Sometimes development teams are confined to a particular version of these components and can't update them due to incompatibility with the previous version. As a result, a developer can't update the current third-party library version if it has revealed any vulnerability. The developer has to fix it on his own, which is a time-consuming process; the application may be hacked while being fixed.

The Password Problem

Another serious problem is the use of standard/weak passwords to protect the administrator panels.

Password policy making is a challenging process. Passwords should be easy to remember and difficult to spot. These requirements contradict one another, and developers have to compromise. The best way around this is to follow the accepted policies, for example the PCI-DSS standard, which requires a minimum password length of seven characters containing both numbers and letters.

The good news is that business owners and application management teams have some evident and easy steps to take if they've found card details have been breached.

What to Do about a Broken E-commerce App

The first step is for the software developer to inform the payment card owner of the breach as promptly as possible. This should allow the cardholder to block their card in time. Secondly, the application owners should check all users with administrator access rights and change all passwords in the application.

Then the app safety should be investigated to detect all bottlenecks that might have been used by attackers. Possible attack vectors should be outlined, and then it's necessary to eliminate all the detected vulnerabilities and draft measures to prevent the same scenario from repeating in the future.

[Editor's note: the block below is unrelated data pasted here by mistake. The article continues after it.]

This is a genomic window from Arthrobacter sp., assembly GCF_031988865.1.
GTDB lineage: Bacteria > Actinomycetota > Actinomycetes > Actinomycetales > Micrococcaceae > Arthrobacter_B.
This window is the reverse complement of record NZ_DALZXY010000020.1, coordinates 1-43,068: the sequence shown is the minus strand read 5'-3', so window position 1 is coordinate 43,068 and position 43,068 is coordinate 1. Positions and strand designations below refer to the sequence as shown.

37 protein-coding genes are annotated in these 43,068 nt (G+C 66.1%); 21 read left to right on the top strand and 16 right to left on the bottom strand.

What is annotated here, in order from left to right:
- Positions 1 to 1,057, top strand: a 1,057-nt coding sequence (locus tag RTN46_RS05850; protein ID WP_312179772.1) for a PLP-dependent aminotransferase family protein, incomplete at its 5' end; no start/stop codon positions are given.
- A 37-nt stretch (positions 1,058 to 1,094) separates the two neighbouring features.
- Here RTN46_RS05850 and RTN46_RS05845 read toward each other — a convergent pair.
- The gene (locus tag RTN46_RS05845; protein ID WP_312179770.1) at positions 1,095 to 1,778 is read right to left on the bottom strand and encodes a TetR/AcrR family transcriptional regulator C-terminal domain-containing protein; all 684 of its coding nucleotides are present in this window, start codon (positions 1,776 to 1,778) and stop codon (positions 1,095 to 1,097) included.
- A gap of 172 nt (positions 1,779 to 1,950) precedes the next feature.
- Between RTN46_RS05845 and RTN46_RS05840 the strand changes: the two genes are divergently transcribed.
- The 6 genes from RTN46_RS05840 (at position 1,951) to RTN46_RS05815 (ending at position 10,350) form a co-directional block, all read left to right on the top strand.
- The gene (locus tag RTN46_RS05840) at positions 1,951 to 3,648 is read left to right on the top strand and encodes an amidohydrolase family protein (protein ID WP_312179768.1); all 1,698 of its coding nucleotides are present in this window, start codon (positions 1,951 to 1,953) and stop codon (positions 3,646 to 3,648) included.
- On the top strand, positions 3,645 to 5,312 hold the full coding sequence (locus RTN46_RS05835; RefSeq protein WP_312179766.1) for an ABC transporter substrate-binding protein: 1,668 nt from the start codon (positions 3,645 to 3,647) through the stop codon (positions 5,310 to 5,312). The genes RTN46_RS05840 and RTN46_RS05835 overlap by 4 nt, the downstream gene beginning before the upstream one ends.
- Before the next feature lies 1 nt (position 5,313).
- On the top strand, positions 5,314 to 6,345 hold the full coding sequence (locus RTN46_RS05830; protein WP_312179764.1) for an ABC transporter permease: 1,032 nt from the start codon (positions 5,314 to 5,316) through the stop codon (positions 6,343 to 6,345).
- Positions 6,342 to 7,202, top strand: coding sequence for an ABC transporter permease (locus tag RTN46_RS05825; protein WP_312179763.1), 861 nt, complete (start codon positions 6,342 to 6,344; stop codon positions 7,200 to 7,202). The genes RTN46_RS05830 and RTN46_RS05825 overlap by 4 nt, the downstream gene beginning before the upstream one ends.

Fighting Phishing

In this context, it can't go without mentioning phishing, which is a popular form of fraud. The attacker tries to learn login credentials by masquerading as a trusted entity or person in email or other communication channels or tries to acquire confidential information by directing a user to a fake page that looks legitimate.

It's no secret that it is very difficult to combat phishing completely. The most effective cornerstone technique to reduce phishing risks is to educate users who are often the first and the last lines of defense, and therefore any workable solution must include them.

For example, the secure application should have a policy and usage notice informing the user of the application's behavior. Any user should be informed that you won't ask him or her to provide personal information directly by email, for example. More important, all information should be provided in easy terms and attract users' attention when they surf your website or application.

Security Testing within the SDLC